University of Virginia officials say the COVID-19 outbreak at the school is the result of many small groups and individual students not following public health guidelines rather than the result of a few super spreader events.
Nearly 650 students have tested positive for the virus since Feb. 14 and UVa has averaged 129 new COVID cases a day from Valentine’s Day to Thursday, including a high of 229 new cases on Tuesday.
That’s the day that administrators decided they needed to take action to ‘flatten the curve’ and prohibited all gatherings among students except for in-person classes. They also restricted students living in dormitories to their residences except for trips to class, to get food, go to work or other essential activities.
Off-Grounds students were restricted from going onto the campus except for classes or work and the school shuttered recreation facilities and restricted libraries to pick up only. The measures are in effect until at least Feb. 26.
Administrators said that if cases don’t show a marked decrease by Feb. 26, the restrictions will be continued.
In a virtual town hall held Friday, and in a statement released Thursday afternoon, officials said widespread speculation that two weeks of in-person rush among fraternities and sororities was to blame for the spread is “not supported by evidence.”
Neither does the increase appear to be the result of the U.K. variant of COVID-19, which UVa Health and the Blue Ridge Health District confirmed was discovered on Grounds.
“The COVID positive cases have been distributed across the student population,” said UVa President Jim Ryan. “They have been on Grounds, off Grounds, among undergraduates and graduate students and in different student groups.”
Dr. Mitch Rosner, chair of the UVa Department of Medicine, said during the town hall that about 75% of the cases are in students living off Grounds. He said health department and school investigations and contact tracing show no large cause of the spread but that the virus spread through general “lax following of the rules.”
No cases of COVID transmission between students and the community at-large have been found, he said.
“We have not seen any students developing serious illness from the virus or needing hospitalization,” Rosner said.
Ryan said fraternities were allowed to hold recruitment events in person during February, providing those events met the university’s guidelines of no more than six students together, all wearing masks and socially distanced.
In an email to the university community on Thursday, officials said rush events do not appear to be the driving factor in the outbreak.
“At this point, speculation that Greek organizations, or any other single group or part of our community, are solely or primarily responsible for rising cases is not supported by evidence. Transmission and noncompliance are widespread across our community, which is why our public health experts made an unequivocal recommendation to enact the community-wide restrictions,” the message reads.
Dean of Students Allen Groves on Friday said the school has sanctioned several individuals and groups, including five fraternities, for public health violations since the school year began in the fall.
Ryan said administrators may seem “clueless and naïve” in expecting those regulations to be met, but he said the organizations were being held to the same standards as all UVa student groups.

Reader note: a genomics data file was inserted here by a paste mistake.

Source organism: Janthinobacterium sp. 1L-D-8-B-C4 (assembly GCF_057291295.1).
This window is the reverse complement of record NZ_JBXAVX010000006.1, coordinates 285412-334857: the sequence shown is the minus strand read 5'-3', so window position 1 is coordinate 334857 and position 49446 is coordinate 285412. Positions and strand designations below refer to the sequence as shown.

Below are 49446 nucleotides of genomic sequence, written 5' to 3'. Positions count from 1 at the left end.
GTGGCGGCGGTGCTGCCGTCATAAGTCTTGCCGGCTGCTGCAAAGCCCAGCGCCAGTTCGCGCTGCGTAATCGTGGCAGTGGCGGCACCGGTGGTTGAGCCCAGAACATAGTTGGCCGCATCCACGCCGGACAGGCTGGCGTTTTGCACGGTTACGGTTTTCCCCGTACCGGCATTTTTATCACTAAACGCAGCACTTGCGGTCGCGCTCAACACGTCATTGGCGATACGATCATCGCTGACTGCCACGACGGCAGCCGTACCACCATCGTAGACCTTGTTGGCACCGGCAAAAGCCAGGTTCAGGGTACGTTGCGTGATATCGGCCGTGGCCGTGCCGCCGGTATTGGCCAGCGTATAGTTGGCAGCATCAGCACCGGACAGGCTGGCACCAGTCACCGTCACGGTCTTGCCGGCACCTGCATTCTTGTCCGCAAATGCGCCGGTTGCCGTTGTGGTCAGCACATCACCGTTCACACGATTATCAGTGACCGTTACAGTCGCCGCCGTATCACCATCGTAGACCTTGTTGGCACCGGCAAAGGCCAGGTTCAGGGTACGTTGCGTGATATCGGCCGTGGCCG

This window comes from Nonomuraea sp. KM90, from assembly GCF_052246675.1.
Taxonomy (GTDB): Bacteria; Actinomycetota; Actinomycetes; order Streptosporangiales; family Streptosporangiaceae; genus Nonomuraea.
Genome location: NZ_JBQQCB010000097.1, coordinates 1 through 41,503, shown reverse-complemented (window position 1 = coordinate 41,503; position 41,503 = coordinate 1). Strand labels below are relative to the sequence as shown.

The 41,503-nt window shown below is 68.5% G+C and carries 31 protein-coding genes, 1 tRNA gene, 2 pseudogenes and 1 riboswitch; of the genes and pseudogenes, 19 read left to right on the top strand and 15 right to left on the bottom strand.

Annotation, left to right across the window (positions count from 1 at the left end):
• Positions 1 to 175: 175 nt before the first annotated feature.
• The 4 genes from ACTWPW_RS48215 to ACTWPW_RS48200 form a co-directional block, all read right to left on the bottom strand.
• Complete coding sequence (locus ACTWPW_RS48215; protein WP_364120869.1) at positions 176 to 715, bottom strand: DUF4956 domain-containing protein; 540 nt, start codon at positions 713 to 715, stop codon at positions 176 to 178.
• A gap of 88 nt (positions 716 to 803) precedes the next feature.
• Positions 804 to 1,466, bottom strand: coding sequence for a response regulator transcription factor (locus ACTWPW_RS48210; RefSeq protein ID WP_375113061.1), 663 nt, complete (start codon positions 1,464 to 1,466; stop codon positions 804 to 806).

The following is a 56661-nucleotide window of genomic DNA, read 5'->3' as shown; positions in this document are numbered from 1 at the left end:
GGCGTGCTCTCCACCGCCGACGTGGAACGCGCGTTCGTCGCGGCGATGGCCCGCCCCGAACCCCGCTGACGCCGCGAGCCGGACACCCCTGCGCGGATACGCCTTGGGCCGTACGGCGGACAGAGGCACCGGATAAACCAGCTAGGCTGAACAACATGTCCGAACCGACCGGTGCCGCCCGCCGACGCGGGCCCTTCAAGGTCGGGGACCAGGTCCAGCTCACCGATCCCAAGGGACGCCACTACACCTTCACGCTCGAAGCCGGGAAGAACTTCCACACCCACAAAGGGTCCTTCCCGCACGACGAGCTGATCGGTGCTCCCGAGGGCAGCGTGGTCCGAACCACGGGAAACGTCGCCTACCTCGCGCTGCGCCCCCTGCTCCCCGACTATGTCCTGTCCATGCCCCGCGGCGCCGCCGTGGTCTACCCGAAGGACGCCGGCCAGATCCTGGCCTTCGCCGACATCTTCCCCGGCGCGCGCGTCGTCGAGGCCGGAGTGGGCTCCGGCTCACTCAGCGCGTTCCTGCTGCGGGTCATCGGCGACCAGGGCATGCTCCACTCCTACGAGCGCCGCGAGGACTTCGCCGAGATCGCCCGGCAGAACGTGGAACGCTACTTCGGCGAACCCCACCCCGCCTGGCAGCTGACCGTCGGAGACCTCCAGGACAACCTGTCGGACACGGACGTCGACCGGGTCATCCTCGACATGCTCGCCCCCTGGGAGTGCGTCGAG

“There’s no doubt rush contributed to this,” Ryan said of the virus outbreak. “There [is] no doubt there were mistakes we made, but there’s no doubt there were hundreds of other actions that were unrelated to rush that contributed.”
The Inter-Fraternity Council at UVa posted a post-rush message on its website noting that its chapters were encouraged to hold virtual events and keep all in-person events within university guidelines.
Before the recruitment period began, the organization created an “immediate adjudication mechanism” to hear reports from students about misconduct on the same day as the violation was reported.
“Some reports were preemptive and allowed the governing board to shut down events that would have broken policy before they happened,” the statement reads. “Going forward, the [council] remains committed to stopping the spread of COVID-19 and complying with all university guidelines, including the recent ban on all in-person gatherings.”
UVa is not the only Virginia college enduring a COVID surge. According to the Virginia Department of Health, Virginia Commonwealth University and Bon Secours Memorial School of Nursing in Richmond and the University of Virginia at Wise are reported to have active outbreaks of the virus.
Rosner said the surge is likely because students, like many people across the country, are feeling worn down by the continuing pandemic.
“Not the least [of the issues] is fatigue around COVID. It’s been going on for a year and we’re all tired of this and want things to go back to normal and so we’re letting our guard down,” Rosner said.
Ryan said he hopes the tightened restrictions will flatten the COVID curve without having to add additional restrictions.
“We have to clamp down now. This is what hard looks like,” Ryan said. “The days ahead will test the character of our community.”
Ryan said he believes the restrictions will work and there will be no need for drastic measures such as shutting down school and sending students home.
“I don’t believe that’s something we will need to consider. Our serious hope is to never reach that point,” he said. “You can never say never, but it would be the very last means we use.”